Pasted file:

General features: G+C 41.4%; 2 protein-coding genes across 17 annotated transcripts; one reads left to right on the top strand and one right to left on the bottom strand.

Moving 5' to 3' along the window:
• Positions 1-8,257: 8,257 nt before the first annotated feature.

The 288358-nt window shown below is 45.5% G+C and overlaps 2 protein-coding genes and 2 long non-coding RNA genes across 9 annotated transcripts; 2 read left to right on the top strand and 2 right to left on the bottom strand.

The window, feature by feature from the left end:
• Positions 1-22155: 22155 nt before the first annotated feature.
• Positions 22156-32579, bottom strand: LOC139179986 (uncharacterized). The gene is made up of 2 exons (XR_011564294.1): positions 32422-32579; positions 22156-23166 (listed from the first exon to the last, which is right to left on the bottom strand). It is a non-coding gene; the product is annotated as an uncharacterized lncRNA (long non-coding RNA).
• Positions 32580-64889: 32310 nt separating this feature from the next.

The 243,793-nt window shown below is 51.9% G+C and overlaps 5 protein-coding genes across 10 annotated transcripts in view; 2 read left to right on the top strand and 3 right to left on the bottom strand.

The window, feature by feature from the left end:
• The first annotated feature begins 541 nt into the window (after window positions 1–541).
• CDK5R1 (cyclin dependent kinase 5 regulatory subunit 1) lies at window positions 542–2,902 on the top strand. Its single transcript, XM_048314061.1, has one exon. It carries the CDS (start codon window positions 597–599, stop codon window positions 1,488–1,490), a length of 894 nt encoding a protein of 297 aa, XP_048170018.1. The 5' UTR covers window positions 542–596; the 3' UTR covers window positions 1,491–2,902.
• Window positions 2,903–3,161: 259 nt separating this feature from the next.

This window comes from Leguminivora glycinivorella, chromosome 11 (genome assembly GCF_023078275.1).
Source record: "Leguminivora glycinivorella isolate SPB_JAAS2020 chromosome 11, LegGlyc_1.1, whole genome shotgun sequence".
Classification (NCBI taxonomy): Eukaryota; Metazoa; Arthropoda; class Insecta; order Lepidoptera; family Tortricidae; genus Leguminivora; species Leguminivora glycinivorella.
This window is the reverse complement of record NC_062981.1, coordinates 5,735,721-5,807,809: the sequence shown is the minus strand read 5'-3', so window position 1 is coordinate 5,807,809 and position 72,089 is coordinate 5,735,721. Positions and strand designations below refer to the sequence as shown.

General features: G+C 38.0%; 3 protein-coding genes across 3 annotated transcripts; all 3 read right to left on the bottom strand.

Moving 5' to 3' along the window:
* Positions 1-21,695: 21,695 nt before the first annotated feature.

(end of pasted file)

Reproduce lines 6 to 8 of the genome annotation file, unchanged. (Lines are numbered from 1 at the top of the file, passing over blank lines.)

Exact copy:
• Positions 1-22155: 22155 nt before the first annotated feature.
• Positions 22156-32579, bottom strand: LOC139179986 (uncharacterized). The gene is made up of 2 exons (XR_011564294.1): positions 32422-32579; positions 22156-23166 (listed from the first exon to the last, which is right to left on the bottom strand). It is a non-coding gene; the product is annotated as an uncharacterized lncRNA (long non-coding RNA).
• Positions 32580-64889: 32310 nt separating this feature from the next.